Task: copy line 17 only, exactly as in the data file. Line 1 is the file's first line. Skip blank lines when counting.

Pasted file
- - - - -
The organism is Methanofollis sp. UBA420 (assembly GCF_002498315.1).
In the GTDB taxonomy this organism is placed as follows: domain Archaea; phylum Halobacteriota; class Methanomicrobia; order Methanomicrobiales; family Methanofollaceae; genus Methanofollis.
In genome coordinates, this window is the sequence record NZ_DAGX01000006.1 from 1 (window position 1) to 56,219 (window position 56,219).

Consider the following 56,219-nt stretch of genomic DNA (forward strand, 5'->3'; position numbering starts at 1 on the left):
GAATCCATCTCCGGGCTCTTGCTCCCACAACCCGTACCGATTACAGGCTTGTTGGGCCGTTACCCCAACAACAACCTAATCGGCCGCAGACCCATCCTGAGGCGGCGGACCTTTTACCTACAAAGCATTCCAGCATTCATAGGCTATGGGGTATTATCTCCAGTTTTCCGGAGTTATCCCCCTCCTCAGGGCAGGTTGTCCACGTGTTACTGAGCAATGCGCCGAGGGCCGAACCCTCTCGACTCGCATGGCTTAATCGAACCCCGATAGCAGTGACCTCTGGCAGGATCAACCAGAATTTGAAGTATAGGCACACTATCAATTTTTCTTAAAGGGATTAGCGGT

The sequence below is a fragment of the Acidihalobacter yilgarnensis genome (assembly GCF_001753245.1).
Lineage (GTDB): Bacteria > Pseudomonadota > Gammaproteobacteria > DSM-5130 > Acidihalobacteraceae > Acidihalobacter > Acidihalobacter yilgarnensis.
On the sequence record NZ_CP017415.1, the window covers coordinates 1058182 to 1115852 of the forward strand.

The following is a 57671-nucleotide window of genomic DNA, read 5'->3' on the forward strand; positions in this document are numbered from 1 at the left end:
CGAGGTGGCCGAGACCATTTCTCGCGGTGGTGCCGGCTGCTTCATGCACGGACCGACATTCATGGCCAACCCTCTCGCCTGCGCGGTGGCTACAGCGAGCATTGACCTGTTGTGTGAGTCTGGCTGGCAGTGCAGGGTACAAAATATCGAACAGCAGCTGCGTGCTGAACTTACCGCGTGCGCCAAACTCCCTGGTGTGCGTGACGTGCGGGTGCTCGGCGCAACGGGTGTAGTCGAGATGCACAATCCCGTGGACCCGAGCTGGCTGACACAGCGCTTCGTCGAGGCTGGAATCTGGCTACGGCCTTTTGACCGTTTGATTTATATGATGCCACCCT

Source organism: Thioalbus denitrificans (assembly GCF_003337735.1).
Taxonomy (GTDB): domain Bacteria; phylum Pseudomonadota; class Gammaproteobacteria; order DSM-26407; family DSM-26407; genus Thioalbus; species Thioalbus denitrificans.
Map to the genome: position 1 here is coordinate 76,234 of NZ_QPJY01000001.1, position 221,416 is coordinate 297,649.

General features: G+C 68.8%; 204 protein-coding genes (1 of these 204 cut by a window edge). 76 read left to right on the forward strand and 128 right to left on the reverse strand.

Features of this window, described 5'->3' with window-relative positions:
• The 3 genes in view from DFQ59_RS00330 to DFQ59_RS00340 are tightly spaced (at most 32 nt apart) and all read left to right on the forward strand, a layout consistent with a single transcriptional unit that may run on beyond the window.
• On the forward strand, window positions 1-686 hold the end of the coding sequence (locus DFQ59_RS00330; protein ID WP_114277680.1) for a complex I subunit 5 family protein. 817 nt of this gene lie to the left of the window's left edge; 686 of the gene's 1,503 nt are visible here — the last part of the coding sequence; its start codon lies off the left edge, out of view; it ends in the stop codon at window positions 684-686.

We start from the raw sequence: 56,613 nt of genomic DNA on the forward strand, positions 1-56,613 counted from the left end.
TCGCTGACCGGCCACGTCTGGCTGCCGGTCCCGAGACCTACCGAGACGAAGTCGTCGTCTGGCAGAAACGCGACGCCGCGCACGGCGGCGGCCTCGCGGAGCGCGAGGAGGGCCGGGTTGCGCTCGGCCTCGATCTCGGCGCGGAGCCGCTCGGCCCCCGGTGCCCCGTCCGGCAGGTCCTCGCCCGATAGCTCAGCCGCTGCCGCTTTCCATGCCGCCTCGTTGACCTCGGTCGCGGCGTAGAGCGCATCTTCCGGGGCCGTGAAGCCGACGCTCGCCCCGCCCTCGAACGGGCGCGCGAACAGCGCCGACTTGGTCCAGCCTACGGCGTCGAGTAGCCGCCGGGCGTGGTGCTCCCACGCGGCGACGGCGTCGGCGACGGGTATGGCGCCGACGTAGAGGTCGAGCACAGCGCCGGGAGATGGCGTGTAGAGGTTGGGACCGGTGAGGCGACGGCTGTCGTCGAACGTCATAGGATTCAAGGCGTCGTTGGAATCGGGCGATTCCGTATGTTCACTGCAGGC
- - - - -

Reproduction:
• On the forward strand, window positions 1-686 hold the end of the coding sequence (locus DFQ59_RS00330; protein ID WP_114277680.1) for a complex I subunit 5 family protein. 817 nt of this gene lie to the left of the window's left edge; 686 of the gene's 1,503 nt are visible here — the last part of the coding sequence; its start codon lies off the left edge, out of view; it ends in the stop codon at window positions 684-686.